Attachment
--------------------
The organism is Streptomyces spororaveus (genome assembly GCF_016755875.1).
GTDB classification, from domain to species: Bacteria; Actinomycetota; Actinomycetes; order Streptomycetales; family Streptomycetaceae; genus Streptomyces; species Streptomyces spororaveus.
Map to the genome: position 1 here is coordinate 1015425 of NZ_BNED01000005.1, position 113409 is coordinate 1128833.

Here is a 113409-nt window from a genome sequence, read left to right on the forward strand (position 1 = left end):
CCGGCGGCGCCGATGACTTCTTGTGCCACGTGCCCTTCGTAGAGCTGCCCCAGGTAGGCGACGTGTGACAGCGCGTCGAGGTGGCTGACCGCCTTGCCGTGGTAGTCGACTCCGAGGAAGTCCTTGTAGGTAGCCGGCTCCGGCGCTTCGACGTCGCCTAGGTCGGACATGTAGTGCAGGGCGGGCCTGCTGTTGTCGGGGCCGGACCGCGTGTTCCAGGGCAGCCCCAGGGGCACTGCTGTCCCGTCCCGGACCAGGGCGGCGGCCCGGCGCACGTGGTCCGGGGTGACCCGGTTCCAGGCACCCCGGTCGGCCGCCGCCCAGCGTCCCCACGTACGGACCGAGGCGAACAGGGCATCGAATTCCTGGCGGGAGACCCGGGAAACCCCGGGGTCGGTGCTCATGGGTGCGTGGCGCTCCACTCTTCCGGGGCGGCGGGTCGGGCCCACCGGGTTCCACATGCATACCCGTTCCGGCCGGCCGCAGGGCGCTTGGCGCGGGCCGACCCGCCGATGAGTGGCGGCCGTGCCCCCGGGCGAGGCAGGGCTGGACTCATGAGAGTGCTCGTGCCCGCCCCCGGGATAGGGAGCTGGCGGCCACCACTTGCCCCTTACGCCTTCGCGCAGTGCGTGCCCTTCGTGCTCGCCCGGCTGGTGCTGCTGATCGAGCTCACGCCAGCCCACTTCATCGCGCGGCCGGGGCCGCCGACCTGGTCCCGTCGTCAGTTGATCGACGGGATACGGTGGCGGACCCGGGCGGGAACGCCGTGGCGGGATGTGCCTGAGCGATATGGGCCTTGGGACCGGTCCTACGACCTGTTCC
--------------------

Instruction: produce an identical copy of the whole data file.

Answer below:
The organism is Streptomyces spororaveus (genome assembly GCF_016755875.1).
GTDB classification, from domain to species: Bacteria; Actinomycetota; Actinomycetes; order Streptomycetales; family Streptomycetaceae; genus Streptomyces; species Streptomyces spororaveus.
Map to the genome: position 1 here is coordinate 1015425 of NZ_BNED01000005.1, position 113409 is coordinate 1128833.

Here is a 113409-nt window from a genome sequence, read left to right on the forward strand (position 1 = left end):
CCGGCGGCGCCGATGACTTCTTGTGCCACGTGCCCTTCGTAGAGCTGCCCCAGGTAGGCGACGTGTGACAGCGCGTCGAGGTGGCTGACCGCCTTGCCGTGGTAGTCGACTCCGAGGAAGTCCTTGTAGGTAGCCGGCTCCGGCGCTTCGACGTCGCCTAGGTCGGACATGTAGTGCAGGGCGGGCCTGCTGTTGTCGGGGCCGGACCGCGTGTTCCAGGGCAGCCCCAGGGGCACTGCTGTCCCGTCCCGGACCAGGGCGGCGGCCCGGCGCACGTGGTCCGGGGTGACCCGGTTCCAGGCACCCCGGTCGGCCGCCGCCCAGCGTCCCCACGTACGGACCGAGGCGAACAGGGCATCGAATTCCTGGCGGGAGACCCGGGAAACCCCGGGGTCGGTGCTCATGGGTGCGTGGCGCTCCACTCTTCCGGGGCGGCGGGTCGGGCCCACCGGGTTCCACATGCATACCCGTTCCGGCCGGCCGCAGGGCGCTTGGCGCGGGCCGACCCGCCGATGAGTGGCGGCCGTGCCCCCGGGCGAGGCAGGGCTGGACTCATGAGAGTGCTCGTGCCCGCCCCCGGGATAGGGAGCTGGCGGCCACCACTTGCCCCTTACGCCTTCGCGCAGTGCGTGCCCTTCGTGCTCGCCCGGCTGGTGCTGCTGATCGAGCTCACGCCAGCCCACTTCATCGCGCGGCCGGGGCCGCCGACCTGGTCCCGTCGTCAGTTGATCGACGGGATACGGTGGCGGACCCGGGCGGGAACGCCGTGGCGGGATGTGCCTGAGCGATATGGGCCTTGGGACCGGTCCTACGACCTGTTCC